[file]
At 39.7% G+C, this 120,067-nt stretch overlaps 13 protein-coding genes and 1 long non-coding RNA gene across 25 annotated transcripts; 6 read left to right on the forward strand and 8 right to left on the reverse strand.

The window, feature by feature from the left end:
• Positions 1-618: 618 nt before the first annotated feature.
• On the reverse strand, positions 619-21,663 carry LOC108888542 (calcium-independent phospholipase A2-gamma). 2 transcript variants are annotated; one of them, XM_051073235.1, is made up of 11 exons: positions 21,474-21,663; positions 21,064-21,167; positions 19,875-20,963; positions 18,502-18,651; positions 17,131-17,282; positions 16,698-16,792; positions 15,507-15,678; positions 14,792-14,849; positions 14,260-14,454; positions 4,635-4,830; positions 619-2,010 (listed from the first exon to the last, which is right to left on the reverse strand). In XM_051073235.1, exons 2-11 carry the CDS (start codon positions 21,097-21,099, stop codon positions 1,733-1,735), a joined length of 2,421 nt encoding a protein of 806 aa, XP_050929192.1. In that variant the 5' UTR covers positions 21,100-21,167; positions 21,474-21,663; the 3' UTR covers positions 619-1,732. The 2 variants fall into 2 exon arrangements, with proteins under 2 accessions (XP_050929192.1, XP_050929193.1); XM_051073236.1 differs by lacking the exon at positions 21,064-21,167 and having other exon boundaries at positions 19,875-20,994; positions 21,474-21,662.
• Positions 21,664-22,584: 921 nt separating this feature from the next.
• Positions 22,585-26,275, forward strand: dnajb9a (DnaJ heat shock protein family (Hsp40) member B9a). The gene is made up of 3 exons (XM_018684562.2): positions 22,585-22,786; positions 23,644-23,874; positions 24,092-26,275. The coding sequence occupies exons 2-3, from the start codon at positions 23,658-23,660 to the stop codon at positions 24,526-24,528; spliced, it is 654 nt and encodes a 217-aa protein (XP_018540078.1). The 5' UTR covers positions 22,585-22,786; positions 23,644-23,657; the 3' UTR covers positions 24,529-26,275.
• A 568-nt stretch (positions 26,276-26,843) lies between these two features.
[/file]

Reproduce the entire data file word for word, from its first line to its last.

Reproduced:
At 39.7% G+C, this 120,067-nt stretch overlaps 13 protein-coding genes and 1 long non-coding RNA gene across 25 annotated transcripts; 6 read left to right on the forward strand and 8 right to left on the reverse strand.

The window, feature by feature from the left end:
• Positions 1-618: 618 nt before the first annotated feature.
• On the reverse strand, positions 619-21,663 carry LOC108888542 (calcium-independent phospholipase A2-gamma). 2 transcript variants are annotated; one of them, XM_051073235.1, is made up of 11 exons: positions 21,474-21,663; positions 21,064-21,167; positions 19,875-20,963; positions 18,502-18,651; positions 17,131-17,282; positions 16,698-16,792; positions 15,507-15,678; positions 14,792-14,849; positions 14,260-14,454; positions 4,635-4,830; positions 619-2,010 (listed from the first exon to the last, which is right to left on the reverse strand). In XM_051073235.1, exons 2-11 carry the CDS (start codon positions 21,097-21,099, stop codon positions 1,733-1,735), a joined length of 2,421 nt encoding a protein of 806 aa, XP_050929192.1. In that variant the 5' UTR covers positions 21,100-21,167; positions 21,474-21,663; the 3' UTR covers positions 619-1,732. The 2 variants fall into 2 exon arrangements, with proteins under 2 accessions (XP_050929192.1, XP_050929193.1); XM_051073236.1 differs by lacking the exon at positions 21,064-21,167 and having other exon boundaries at positions 19,875-20,994; positions 21,474-21,662.
• Positions 21,664-22,584: 921 nt separating this feature from the next.
• Positions 22,585-26,275, forward strand: dnajb9a (DnaJ heat shock protein family (Hsp40) member B9a). The gene is made up of 3 exons (XM_018684562.2): positions 22,585-22,786; positions 23,644-23,874; positions 24,092-26,275. The coding sequence occupies exons 2-3, from the start codon at positions 23,658-23,660 to the stop codon at positions 24,526-24,528; spliced, it is 654 nt and encodes a 217-aa protein (XP_018540078.1). The 5' UTR covers positions 22,585-22,786; positions 23,644-23,657; the 3' UTR covers positions 24,529-26,275.
• A 568-nt stretch (positions 26,276-26,843) lies between these two features.